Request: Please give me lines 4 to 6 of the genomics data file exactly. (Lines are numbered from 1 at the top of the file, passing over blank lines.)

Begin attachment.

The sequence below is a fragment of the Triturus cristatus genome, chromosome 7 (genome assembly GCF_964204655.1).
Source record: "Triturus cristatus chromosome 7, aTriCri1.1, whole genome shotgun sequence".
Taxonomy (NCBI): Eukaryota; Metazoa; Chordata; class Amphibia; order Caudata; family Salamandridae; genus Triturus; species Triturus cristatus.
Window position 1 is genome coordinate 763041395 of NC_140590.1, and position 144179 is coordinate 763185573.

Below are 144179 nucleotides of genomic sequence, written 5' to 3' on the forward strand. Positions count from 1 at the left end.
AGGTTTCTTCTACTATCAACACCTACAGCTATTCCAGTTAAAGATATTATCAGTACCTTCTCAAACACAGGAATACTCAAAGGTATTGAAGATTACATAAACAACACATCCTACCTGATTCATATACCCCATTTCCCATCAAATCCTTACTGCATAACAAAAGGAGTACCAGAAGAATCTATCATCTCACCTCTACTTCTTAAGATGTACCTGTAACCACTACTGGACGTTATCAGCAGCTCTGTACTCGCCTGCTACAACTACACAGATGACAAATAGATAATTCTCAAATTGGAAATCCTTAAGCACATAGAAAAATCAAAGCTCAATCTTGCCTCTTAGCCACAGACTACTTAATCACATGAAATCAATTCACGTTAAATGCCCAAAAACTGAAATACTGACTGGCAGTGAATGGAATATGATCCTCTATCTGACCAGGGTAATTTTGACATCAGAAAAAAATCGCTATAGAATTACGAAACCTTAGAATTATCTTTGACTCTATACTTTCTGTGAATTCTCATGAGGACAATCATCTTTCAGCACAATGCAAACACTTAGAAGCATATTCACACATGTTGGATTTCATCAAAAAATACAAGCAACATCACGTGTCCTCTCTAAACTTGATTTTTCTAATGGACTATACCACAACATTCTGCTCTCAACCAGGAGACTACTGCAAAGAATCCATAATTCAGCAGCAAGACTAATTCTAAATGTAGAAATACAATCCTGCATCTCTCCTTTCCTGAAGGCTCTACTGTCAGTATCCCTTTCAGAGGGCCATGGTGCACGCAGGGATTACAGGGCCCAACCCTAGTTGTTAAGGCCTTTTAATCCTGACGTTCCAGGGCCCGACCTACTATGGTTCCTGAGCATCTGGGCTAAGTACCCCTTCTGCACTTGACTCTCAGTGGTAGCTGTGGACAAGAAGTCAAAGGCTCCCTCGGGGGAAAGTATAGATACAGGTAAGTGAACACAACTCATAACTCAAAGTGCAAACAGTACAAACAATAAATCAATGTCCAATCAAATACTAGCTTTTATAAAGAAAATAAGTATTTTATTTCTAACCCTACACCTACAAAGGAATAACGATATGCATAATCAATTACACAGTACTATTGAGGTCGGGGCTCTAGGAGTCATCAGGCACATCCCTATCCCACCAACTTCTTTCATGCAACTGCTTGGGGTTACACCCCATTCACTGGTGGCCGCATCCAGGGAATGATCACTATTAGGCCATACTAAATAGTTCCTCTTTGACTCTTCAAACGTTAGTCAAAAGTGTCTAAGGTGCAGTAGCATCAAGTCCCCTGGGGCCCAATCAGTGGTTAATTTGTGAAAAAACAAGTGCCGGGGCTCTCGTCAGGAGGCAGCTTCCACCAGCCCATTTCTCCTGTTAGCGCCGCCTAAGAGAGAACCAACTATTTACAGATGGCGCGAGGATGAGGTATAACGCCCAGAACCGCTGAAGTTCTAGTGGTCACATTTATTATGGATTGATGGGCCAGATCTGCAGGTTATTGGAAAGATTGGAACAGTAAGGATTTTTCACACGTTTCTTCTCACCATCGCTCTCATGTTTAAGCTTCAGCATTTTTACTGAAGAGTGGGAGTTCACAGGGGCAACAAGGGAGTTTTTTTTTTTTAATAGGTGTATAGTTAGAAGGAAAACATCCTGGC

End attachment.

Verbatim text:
Window position 1 is genome coordinate 763041395 of NC_140590.1, and position 144179 is coordinate 763185573.

Below are 144179 nucleotides of genomic sequence, written 5' to 3' on the forward strand. Positions count from 1 at the left end.
AGGTTTCTTCTACTATCAACACCTACAGCTATTCCAGTTAAAGATATTATCAGTACCTTCTCAAACACAGGAATACTCAAAGGTATTGAAGATTACATAAACAACACATCCTACCTGATTCATATACCCCATTTCCCATCAAATCCTTACTGCATAACAAAAGGAGTACCAGAAGAATCTATCATCTCACCTCTACTTCTTAAGATGTACCTGTAACCACTACTGGACGTTATCAGCAGCTCTGTACTCGCCTGCTACAACTACACAGATGACAAATAGATAATTCTCAAATTGGAAATCCTTAAGCACATAGAAAAATCAAAGCTCAATCTTGCCTCTTAGCCACAGACTACTTAATCACATGAAATCAATTCACGTTAAATGCCCAAAAACTGAAATACTGACTGGCAGTGAATGGAATATGATCCTCTATCTGACCAGGGTAATTTTGACATCAGAAAAAAATCGCTATAGAATTACGAAACCTTAGAATTATCTTTGACTCTATACTTTCTGTGAATTCTCATGAGGACAATCATCTTTCAGCACAATGCAAACACTTAGAAGCATATTCACACATGTTGGATTTCATCAAAAAATACAAGCAACATCACGTGTCCTCTCTAAACTTGATTTTTCTAATGGACTATACCACAACATTCTGCTCTCAACCAGGAGACTACTGCAAAGAATCCATAATTCAGCAGCAAGACTAATTCTAAATGTAGAAATACAATCCTGCATCTCTCCTTTCCTGAAGGCTCTACTGTCAGTATCCCTTTCAGAGGGCCATGGTGCACGCAGGGATTACAGGGCCCAACCCTAGTTGTTAAGGCCTTTTAATCCTGACGTTCCAGGGCCCGACCTACTATGGTTCCTGAGCATCTGGGCTAAGTACCCCTTCTGCACTTGACTCTCAGTGGTAGCTGTGGACAAGAAGTCAAAGGCTCCCTCGGGGGAAAGTATAGATACAGGTAAGTGAACACAACTCATAACTCAAAGTGCAAACAGTACAAACAATAAATCAATGTCCAATCAAATACTAGCTTTTATAAAGAAAATAAGTATTTTATTTCTAACCCTACACCTACAAAGGAATAACGATATGCATAATCAATTACACAGTACTATTGAGGTCGGGGCTCTAGGAGTCATCAGGCACATCCCTATCCCACCAACTTCTTTCATGCAACTGCTTGGGGTTACACCCCATTCACTGGTGGCCGCATCCAGGGAATGATCACTATTAGGCCATACTAAATAGTTCCTCTTTGACTCTTCAAACGTTAGTCAAAAGTGTCTAAGGTGCAGTAGCATCAAGTCCCCTGGGGCCCAATCAGTGGTTAATTTGTGAAAAAACAAGTGCCGGGGCTCTCGTCAGGAGGCAGCTTCCACCAGCCCATTTCTCCTGTTAGCGCCGCCTAAGAGAGAACCAACTATTTACAGATGGCGCGAGGATGAGGTATAACGCCCAGAACCGCTGAAGTTCTAGTGGTCACATTTATTATGGATTGATGGGCCAGATCTGCAGGTTATTGGAAAGATTGGAACAGTAAGGATTTTTCACACGTTTCTTCTCACCATCGCTCTCATGTTTAAGCTTCAGCATTTTTACTGAAGAGTGGGAGTTCACAGGGGCAACAAGGGAGTTTTTTTTTTTTAATAGGTGTATAGTTAGAAGGAAAACATCCTGGC